"Comedic? Guaranteed. And never condescending," said John Grace, faculty producer of the Lower Merion Players.

But more. Glick and his theater friend Ani Fiordimondo were known to run out in the rain, dance around, and come back in soaking wet. When she died of a medical condition in 2005 before graduating from Lower Merion, he was back for the funeral -- and he had been away a lot. At 17, he was cast in the role of Ernst in Spring Awakening, first Off-Broadway in 2006 and then later that year when it transferred to Broadway.  With music by Duncan Sheik, the show was both a hit and a generational touchstone among youth-oriented musicals. Glick barely realized it at the time: "You're in the eye of the hurricane. You don't see much from the outside."

Even with Spring Awakening setting him on his way, Glick earned an art history degree from New York University, and not as a backup to the vagaries of the acting profession. "It gave me a context for history and life, using really powerful images to explore the dawn of humankind," he said. "I'm one who believes you should be the fullest possible person, and then your work will be better. My college experience helped me with that."

It's hard to know what would have helped him in the supremely troubled Broadway musical Spider-Man: Turn Off the Dark, which began previews in November 2010 but was endlessly cursed with aerial injuries, rewrites, and firings. Glick had been cast as a member of the "Geek Chorus" that reflected on the story of Spider-Man — but got written out of the show before it finally opened in June 2011.

"We were the laughingstock, with parodies in the New Yorker, Saturday Night Live," he recalled. "Sometimes, audiences would yell at us." Director Julie Taymor, whom he wanted to work with, was fired, so he wasn't sorry when he was written out.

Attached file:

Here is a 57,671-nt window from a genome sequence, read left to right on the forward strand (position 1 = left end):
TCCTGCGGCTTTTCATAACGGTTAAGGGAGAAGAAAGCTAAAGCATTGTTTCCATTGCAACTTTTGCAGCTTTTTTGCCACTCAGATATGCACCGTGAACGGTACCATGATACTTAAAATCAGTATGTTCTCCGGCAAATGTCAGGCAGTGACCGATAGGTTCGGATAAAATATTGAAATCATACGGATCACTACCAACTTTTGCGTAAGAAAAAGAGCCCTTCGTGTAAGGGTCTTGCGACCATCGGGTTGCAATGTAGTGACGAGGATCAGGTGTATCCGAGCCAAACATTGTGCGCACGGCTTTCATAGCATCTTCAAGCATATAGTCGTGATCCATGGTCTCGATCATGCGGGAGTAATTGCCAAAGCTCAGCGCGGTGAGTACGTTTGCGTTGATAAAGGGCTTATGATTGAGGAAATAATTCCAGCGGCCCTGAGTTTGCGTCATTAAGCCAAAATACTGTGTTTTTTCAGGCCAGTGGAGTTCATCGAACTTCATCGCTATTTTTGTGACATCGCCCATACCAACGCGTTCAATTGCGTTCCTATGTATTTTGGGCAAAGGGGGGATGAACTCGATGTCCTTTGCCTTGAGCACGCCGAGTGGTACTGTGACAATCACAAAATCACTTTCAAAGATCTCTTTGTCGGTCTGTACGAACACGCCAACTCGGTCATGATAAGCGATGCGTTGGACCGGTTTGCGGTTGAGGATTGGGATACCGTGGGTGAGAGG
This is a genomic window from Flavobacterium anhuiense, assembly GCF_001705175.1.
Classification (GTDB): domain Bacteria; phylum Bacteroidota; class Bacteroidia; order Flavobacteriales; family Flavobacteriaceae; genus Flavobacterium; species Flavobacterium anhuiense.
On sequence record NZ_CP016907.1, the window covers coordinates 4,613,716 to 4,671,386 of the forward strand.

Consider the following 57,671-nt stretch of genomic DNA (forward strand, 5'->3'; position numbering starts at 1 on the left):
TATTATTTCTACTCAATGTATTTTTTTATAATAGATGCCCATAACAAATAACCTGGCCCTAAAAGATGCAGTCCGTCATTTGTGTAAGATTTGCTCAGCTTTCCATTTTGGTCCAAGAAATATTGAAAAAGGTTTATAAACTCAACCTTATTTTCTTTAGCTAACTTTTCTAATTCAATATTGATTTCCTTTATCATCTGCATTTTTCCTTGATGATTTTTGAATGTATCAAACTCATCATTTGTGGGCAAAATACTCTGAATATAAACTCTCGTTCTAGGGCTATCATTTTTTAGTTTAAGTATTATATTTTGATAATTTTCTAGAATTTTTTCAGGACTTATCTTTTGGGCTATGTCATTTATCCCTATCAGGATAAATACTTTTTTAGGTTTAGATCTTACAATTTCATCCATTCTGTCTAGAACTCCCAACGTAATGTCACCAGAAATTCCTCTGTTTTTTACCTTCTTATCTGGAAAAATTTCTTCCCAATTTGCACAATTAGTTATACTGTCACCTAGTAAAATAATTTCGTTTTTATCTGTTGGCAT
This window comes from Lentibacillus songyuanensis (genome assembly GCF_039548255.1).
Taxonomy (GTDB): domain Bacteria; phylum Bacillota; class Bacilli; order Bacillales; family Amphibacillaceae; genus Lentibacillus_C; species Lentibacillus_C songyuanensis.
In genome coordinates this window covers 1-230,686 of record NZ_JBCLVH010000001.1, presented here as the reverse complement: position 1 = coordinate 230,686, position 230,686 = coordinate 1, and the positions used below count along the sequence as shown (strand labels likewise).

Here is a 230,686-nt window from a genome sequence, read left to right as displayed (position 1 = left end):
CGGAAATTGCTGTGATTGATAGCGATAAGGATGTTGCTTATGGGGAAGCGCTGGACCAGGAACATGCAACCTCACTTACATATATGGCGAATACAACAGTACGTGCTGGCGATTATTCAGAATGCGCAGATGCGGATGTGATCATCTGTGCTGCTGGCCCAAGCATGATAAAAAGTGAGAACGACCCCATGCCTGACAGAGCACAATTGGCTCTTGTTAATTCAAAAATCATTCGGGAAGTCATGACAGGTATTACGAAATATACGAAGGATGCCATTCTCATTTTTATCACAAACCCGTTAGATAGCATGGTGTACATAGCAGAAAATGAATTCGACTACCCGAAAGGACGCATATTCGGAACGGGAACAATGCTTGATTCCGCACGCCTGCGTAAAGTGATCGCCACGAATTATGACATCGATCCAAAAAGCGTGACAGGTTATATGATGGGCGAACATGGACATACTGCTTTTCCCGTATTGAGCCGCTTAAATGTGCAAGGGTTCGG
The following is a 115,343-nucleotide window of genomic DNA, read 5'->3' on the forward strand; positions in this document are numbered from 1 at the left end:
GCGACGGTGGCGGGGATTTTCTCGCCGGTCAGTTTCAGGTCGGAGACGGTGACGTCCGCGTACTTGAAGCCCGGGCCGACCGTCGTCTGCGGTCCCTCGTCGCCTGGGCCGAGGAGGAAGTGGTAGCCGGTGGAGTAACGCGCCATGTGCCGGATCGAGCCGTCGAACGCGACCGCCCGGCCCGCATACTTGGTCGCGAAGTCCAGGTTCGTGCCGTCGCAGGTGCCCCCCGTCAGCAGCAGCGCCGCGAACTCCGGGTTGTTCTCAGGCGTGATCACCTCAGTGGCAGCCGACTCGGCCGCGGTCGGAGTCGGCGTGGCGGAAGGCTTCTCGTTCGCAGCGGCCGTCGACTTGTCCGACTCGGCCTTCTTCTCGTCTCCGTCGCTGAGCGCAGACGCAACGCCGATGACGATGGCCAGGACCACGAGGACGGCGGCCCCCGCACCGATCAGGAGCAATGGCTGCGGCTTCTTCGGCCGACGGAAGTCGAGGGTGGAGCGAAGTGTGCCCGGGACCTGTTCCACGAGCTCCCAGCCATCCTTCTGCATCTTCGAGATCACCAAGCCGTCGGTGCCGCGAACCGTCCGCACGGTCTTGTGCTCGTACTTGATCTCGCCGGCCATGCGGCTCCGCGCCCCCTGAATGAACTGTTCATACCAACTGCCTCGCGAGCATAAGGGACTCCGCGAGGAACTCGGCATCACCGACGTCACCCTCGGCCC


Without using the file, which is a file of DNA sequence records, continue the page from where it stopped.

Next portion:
Since then, Glick has played a succession of gay characters that clearly point to his being typecast. What bothers him is that gay characters are considered to be a type. "People think that being gay is one thing, that you're playing the same roles over and over again," he says. "To me, that's baffling and deeply upsetting. That's like saying if you only play straight people, you're doing the same thing."

His lovelorn character in Significant Other was considered in some circles a bit retro, the stereotypical gay best friend. And though the Jordan Berman character is chronologically older than Glick, Berman definitely seemed younger in the emotional-maturity department.

"That's an interesting thing to say," Glick said in a rare moment of reserve.

"It's a compliment," I offered. He resisted it.

His main worry, after first encountering the role Off-Broadway in 2015, was that his life had become so happy  he would no longer connect with the character's tragedy. Though Glick hasn't lacked for romance in his life, finding a partner in Perry Dubin has made a huge difference. Glick was looking after his mother's new puppy in Philadelphia and was at the gym when Dubin spotted him. They had known each other in high school.

Since they've reconnected, his inner life has changed radically. "When I'm not occupied, my brain plays tricks on me. I can overthink things. My brain can attack itself. I was really happy when I was going to school, doing a play [Off-Broadway] and shooting a TV show in Atlanta. [He played Ty McKay in Devious Maids.]  It was the most sane that I had felt ...

"... before I met my boyfriend."